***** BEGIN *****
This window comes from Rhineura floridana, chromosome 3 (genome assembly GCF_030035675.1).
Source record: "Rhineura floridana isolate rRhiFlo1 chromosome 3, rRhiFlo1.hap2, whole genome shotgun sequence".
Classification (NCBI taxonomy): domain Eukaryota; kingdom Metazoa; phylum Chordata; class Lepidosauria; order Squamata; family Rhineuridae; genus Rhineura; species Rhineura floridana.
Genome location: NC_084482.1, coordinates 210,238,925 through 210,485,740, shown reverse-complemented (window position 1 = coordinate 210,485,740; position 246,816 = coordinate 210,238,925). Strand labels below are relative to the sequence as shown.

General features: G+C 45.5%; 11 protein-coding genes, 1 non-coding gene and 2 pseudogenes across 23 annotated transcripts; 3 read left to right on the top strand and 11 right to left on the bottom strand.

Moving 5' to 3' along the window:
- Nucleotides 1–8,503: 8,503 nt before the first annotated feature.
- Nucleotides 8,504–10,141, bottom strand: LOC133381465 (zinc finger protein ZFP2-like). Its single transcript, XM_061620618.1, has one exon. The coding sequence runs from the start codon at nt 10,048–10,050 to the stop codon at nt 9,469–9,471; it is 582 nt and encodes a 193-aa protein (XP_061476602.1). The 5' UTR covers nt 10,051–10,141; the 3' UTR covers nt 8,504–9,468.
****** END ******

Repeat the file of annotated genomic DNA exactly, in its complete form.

This window comes from Rhineura floridana, chromosome 3 (genome assembly GCF_030035675.1).
Source record: "Rhineura floridana isolate rRhiFlo1 chromosome 3, rRhiFlo1.hap2, whole genome shotgun sequence".
Classification (NCBI taxonomy): domain Eukaryota; kingdom Metazoa; phylum Chordata; class Lepidosauria; order Squamata; family Rhineuridae; genus Rhineura; species Rhineura floridana.
Genome location: NC_084482.1, coordinates 210,238,925 through 210,485,740, shown reverse-complemented (window position 1 = coordinate 210,485,740; position 246,816 = coordinate 210,238,925). Strand labels below are relative to the sequence as shown.

General features: G+C 45.5%; 11 protein-coding genes, 1 non-coding gene and 2 pseudogenes across 23 annotated transcripts; 3 read left to right on the top strand and 11 right to left on the bottom strand.

Moving 5' to 3' along the window:
- Nucleotides 1–8,503: 8,503 nt before the first annotated feature.
- Nucleotides 8,504–10,141, bottom strand: LOC133381465 (zinc finger protein ZFP2-like). Its single transcript, XM_061620618.1, has one exon. The coding sequence runs from the start codon at nt 10,048–10,050 to the stop codon at nt 9,469–9,471; it is 582 nt and encodes a 193-aa protein (XP_061476602.1). The 5' UTR covers nt 10,051–10,141; the 3' UTR covers nt 8,504–9,468.